We are active participants in OECD Watch, an international network of civil society organizations promoting corporate accountability, as well as a former Coordination Committee member. Our work with OECD Watch includes monitoring and advocating for improved NCP performance and implementation of the guidelines. OECD Watch is currently engaged in its “Remedy is the Reason” campaign, which advocates for NCPs to provide more effective and reliable remedy to communities harmed by business-related human rights and environmental violations.

    We support OECD Watch in urging OECD adherent governments to make the following reforms to their NCPs:

    • Governments must explicitly recognize that the primary reason for the NCPs is to ensure access to remedy for victims.
    • Governments should require NCPs to issue determinations of non-compliance or compliance with the Guidelines, as a measure to encourage companies to implement the Guidelines’ recommendations and participate meaningfully in the specific instance process.
    • Governments should assign consequences for companies’ refusal to mediate in good faith or implement the NCP’s recommendations, or for companies’ failure to comply with the Guidelines. Consequences can include exclusion from trade promotion privileges, public procurement contracts, export credit guarantees, and investment missions.
    • Governments should ensure their NCPs strike a meaningful balance between transparency and confidentiality that permits reasonable campaigning activities.
    • Governments should ensure their NCPs are accessible to potential complainants by engaging in broad-based promotional activities with stakeholders, providing information on the specific instance process on their websites, and accepting cases that present a plausible claim and meet the admissibility criteria proposed in the Procedural Guidance.
    • Governments should ensure that NCPs have an organizational structure conducive to impartial decision-making, such as a multi-partite structure involving various government agencies, a structure involving international experts and stakeholders, or a structure involving an oversight steering board.
    • Governments must provide NCPs sufficient resources to accomplish their mandate, including to support indigent complainants in utilizing the complaint and mediation services.
    • Governments should enhance the predictability of their NCPs by ensuring NCPs set and follow reasonable timelines for case processing, communicate regularly with both parties regarding the complaint status, and base their final statements only on material available to both parties.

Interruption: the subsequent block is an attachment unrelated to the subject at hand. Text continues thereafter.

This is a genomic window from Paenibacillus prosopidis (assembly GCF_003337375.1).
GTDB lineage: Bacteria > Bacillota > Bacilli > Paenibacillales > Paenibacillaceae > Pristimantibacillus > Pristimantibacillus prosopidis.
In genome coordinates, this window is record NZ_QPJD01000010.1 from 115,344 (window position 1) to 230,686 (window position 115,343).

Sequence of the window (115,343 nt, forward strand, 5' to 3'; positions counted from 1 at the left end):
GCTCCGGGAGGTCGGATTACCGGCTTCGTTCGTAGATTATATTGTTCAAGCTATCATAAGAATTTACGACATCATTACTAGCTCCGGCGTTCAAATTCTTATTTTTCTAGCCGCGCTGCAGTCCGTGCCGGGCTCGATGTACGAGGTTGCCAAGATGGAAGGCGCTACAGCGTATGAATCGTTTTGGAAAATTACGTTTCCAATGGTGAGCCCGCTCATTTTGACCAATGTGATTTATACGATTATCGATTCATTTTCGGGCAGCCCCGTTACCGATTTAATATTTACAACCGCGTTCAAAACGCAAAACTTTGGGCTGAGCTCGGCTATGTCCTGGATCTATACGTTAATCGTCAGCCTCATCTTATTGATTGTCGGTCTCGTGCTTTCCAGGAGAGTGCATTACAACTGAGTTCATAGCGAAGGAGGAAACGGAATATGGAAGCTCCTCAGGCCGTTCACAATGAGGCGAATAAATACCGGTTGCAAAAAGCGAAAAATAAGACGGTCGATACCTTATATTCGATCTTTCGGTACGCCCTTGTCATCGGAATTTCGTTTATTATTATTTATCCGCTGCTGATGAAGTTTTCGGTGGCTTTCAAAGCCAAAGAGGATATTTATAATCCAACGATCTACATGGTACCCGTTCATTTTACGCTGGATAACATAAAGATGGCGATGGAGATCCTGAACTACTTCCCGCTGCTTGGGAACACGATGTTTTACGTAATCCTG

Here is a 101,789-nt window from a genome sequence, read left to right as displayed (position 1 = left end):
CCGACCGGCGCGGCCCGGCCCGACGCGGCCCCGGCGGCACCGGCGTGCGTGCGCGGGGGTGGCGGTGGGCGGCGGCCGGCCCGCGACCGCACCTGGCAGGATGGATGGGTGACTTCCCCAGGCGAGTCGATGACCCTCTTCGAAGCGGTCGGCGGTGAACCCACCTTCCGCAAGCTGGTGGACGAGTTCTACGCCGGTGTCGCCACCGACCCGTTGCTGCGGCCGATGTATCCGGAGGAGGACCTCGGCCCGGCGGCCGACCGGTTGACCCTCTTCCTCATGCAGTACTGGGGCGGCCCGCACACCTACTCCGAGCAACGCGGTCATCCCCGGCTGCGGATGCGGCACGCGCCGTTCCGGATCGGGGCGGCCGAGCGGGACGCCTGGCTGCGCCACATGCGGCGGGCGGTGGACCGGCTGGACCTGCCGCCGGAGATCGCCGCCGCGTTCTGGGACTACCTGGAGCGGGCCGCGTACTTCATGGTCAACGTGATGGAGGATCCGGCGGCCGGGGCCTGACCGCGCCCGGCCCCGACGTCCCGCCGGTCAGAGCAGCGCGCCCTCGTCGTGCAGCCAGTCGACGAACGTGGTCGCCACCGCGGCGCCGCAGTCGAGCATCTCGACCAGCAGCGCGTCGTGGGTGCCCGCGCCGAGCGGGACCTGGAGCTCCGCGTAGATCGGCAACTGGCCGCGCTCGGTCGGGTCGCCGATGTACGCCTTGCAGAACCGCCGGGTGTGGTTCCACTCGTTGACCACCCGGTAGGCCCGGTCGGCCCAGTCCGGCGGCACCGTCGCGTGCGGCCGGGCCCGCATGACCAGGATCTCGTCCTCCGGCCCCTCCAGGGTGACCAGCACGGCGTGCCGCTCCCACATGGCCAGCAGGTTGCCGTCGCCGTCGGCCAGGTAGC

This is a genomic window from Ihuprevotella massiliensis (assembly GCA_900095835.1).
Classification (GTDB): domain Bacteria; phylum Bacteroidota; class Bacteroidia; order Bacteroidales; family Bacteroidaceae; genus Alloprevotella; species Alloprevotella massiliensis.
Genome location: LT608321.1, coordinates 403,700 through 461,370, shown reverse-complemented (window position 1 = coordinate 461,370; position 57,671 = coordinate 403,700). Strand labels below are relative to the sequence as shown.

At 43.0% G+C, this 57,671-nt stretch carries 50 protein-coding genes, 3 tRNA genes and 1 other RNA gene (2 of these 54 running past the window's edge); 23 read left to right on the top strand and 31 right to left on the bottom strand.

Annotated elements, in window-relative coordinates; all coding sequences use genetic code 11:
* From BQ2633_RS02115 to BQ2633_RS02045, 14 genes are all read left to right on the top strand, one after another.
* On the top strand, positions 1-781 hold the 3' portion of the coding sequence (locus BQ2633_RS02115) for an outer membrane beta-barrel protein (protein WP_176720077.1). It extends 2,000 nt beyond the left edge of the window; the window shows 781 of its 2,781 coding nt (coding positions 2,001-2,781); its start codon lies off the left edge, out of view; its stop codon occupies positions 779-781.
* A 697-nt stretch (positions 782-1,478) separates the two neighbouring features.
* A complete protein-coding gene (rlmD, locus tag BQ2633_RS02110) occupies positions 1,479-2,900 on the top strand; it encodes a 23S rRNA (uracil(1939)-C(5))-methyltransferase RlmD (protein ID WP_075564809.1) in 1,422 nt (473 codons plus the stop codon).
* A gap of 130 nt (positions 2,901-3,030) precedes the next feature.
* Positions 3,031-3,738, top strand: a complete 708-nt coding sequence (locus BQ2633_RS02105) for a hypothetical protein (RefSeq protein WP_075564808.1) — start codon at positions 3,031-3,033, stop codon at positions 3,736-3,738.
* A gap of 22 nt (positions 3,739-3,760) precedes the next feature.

• Governments should help NCPs to support the safety of activists using the mechanism, as they increasingly face threats for their engagement in claims on corporate misconduct.
    • Governments must require NCPs to follow-up on case outcomes, and to encourage compliance with their recommendations and with the Guidelines

     

  • Past Advocacy
  • Documents

    Institutional Documents

    2011 OECD Guidelines for Multinational Enterprises
    2000 OECD Guidelines for Multinational Enterprises

     

    Documents by Release Date

    July 2011 – Assistant Secretary of State Fernandez replied to the letter from Accountability Counsel, stating that the recommendations were considered and the new procedures and policies are consistent with them.

    June 2011 – Accountability Counsel presented a letter, endorsed by 10 other civil society organizations, to Assistant Secretary of State Fernandez, expressing concern about the new rules of procedure.  Accountability Counsel included a detailed annex to the 23 June letter, endorsed by 10 other civil society organizations, analyzing the deficiencies in the new rules.

    June 2011 – The State Department published revised rules of procedure governing the U.S. NCP, which failed to consider the consensus in comments from civil society on most issues.

    January 2011 – The Advisory Committee on International Economic Policy (ACIEP), investment subcommittee, of which Accountability Counsel is an appointee, produced a report advising the State Department on reform of the U.S. NCP.

    November 2010 – Accountability Counsel, with 14 other civil society organizations and individuals, authored and submitted joint civil society comments on the review of the NCPs.

    October 2010 – Accountability Counsel submitted comments on the review of the NCPs.

    April 2010 – The State Department published a brochure regarding how the NCP processes complaints, one day before a meeting with Accountability Counsel.

    April 2010 – As part of the United Nations Human Rights Council Universal Periodic Review, Accountability Counsel submitted a report describing the urgency of OECD NCP reform.

    October 2009 – Accountability Counsel, with other groups, submitted a letter to Secretary of State Clinton, urging reform of the U.S. NCP.

    October 2009 – Accountability Counsel, with other groups, submitted a memo along with the letter, regarding key reforms required of the NCP in order for it to be a useful mechanism.